Ecology, Ecosystem and Major Components of Ecosystem


Communities and their physical environment are called ecosystems. Ecosystems consist of abiotic and biotic factors. Abiotic factors include all non-living components like water, air, light, soil, etc. And biotic factors include all living elements. Populations are groups of individuals of the same species that occupy a given area at the same time. The broad geographical regions are biomes. When we study the relationship of organisms to their environment this is called ecology. If there is the single population in consideration this is autecology. But study of different communities is called synecology. And this complexity of ecosystem or environment depends on different abiotic and biotic factors.


The term ecology originates from the Greek words oikos meaning “the family household”, and logy, suggesting” the research study of“. The term initially was coined by the German zoologist Ernst Haeckel in 1866. He called it oncologic and defined it as the study of the relationship of animals (organisms) to their environment.

The environment consists of not just the physical however also the biological conditions under which an organism lives. The relationship consists of interactions with the real world and with members of other species and the exact same types.


The significant unit of ecology is the ecosystem. Organisms communicate with their environment within the confines of the ecosystem. The eco part of the word is associated with the environment and the system part means a collection of related parts that operate as a system.

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An ecosystem is a community of living organisms in relation to the nonliving elements of their environment, engaging as a system.

The ecosystem has lots of levels. On our level, individual organism, including humans, both responds to and influences the physical environment. At the next level, individuals of the very same types form population, that can be described in terms of number, development rate, and age distribution. Further, individuals of these populations interact among themselves and with individuals of other types and form a community.


Population is a group of interbreeding organisms (very same species) happening together in space and time. Populations of plants and animals in the ecosystem do not operate independently of each other.

Some populations compete with other populations for resources, such as food, water, or space. In some cases, one population is the food resource for another. Two populations might mutually benefit each other.


Populations of different types (plants and animals) residing and interacting in the same habitat form a community. Communities are vibrant collections of organisms, in which one population may increase and others may reduce due to fluctuation in abiotic elements. Some communities are complicated and well interrelated, other communities might be simple. In a basic community, any modification can have drastic and long-term effects.

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The foregoing account makes it clear that an organism can be studied at different levels of an organization. It can be studied at subatomic, atomic, molecular, macromolecular, organelle, cell, tissue, organ, and organ system level. We can also look at it as a specific, as a part of a population of similar organisms, as a part of a community that consists of other populations and a part of the ecosystem of a biosphere that includes abiotic aspects along with living organisms.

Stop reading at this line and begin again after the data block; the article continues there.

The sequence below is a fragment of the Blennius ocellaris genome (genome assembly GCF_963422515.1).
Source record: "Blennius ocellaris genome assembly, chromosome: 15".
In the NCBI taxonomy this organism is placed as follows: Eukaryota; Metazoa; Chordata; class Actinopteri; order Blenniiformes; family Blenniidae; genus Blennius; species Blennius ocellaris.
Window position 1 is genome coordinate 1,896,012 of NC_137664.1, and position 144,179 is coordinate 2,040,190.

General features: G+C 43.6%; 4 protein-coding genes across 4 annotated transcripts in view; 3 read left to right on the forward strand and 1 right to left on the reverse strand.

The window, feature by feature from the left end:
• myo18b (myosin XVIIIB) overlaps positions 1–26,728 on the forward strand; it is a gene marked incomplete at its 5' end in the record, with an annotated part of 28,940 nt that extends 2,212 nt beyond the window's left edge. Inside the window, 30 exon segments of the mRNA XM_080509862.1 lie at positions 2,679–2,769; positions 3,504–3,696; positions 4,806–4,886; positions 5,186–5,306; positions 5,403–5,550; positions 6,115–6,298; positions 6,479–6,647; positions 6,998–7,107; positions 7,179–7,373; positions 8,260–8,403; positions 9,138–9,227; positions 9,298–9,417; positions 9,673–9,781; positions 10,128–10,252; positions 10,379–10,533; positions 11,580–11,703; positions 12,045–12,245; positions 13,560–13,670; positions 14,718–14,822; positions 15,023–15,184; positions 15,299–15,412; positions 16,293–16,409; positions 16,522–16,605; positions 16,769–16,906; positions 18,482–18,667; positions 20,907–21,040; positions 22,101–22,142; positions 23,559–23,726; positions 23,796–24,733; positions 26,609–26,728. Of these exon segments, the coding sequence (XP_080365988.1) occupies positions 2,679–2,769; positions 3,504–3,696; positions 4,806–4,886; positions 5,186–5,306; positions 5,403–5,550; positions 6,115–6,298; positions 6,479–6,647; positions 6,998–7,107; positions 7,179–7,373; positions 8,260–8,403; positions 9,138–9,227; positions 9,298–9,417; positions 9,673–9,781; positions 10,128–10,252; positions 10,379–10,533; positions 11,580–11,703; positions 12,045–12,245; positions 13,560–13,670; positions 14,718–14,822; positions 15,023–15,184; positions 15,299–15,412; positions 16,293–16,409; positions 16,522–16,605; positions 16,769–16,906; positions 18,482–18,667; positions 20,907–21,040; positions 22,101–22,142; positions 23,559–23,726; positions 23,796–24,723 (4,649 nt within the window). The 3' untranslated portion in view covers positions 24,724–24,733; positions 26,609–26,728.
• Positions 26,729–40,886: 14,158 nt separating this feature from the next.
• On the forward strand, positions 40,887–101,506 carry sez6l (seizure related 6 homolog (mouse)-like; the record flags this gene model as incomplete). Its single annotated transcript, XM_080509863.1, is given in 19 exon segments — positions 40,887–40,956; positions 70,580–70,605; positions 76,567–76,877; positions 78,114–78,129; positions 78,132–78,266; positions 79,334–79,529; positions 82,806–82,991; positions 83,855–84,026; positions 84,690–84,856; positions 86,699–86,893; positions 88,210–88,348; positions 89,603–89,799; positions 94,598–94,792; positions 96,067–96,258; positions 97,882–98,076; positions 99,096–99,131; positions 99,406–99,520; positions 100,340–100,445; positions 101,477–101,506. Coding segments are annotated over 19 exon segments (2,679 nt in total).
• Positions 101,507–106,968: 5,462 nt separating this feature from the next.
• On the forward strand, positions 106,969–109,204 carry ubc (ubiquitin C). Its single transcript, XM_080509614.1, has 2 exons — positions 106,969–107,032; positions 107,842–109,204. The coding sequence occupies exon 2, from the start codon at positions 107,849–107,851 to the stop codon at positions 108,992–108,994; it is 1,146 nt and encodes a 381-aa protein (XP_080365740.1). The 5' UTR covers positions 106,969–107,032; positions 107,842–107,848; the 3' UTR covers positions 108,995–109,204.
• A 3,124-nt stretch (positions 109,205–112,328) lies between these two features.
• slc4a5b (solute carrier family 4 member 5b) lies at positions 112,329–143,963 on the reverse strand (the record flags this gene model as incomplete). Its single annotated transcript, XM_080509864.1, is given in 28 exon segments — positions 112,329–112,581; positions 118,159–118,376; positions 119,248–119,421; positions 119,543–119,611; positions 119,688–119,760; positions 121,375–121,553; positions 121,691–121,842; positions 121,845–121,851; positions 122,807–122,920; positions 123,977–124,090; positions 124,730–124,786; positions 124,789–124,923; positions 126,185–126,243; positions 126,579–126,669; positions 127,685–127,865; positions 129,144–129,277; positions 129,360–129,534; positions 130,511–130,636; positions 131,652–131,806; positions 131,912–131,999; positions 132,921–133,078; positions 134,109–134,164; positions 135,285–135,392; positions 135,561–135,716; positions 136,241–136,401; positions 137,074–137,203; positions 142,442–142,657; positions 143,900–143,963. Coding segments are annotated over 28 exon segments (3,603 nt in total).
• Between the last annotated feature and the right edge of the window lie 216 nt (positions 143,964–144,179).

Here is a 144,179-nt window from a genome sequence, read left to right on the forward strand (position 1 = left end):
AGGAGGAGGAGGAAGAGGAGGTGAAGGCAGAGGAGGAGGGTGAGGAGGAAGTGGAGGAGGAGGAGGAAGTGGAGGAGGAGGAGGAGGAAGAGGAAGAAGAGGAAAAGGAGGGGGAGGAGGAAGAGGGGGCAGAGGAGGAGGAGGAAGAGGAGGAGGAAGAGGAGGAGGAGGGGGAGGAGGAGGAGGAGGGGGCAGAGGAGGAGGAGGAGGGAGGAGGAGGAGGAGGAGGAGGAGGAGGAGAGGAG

The organisms, interaction can take lots of shapes. It might be predation, parasitism, commensalism, mutualism, and competition.

Major types of environments, those that inhabit broad geographical areas are called biomes. Each biome consists of a mix of plants and animals and other microorganisms in the completely established climax community and is characterized by a uniform life-form of plants such as turf or coniferous trees. Some major terrestrial biomes are forest, grassland, woodlands, and desert. Combined the biomes of earth together form the planetary ecosystem.


Ecology is the study of the relationship of living organisms to their environment. When you are studying a single population’s relationship to its environment it will be called autecology. For instance, you are studying 50 to 100 plants of soybean in order to know the effect of water pollution on their growth and yield, you are studying a single or one population of the soybean plant, this research study is autecology.

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Growth responses of specific plants to their environment are a complicated aspect. One aspect can aggravate the other factor. These aspects engage with one another.

The complexity of the environment relies on the combination of different elements. The study of the relationship of different communities (grouping of populations) to their environment is called synecology or community ecology.

Major Components of Ecosystem

As talked about earlier the ecosystem can be divided into two primary parts.

  1. Biotic Components

Biotic elements consist of all living organisms consisting of plants and animals supported by the biosphere. The biosphere is expanded over the surface area of the earth extending about 8-10 kilometers to the upper reaches of the atmosphere and likewise the very same range into the depths of oceans.


  1. Abiotic Components

Abiotic elements consist of all non-living elements air, water, and soil. In eco-friendly term they are called as: (a) atmosphere— (atmo – air, sphere – place) (b) hydrosphere— (hydro – water, sphere -place) (c) lithosphere— (litho – earth, soil, sphere – place).

Abiotic Components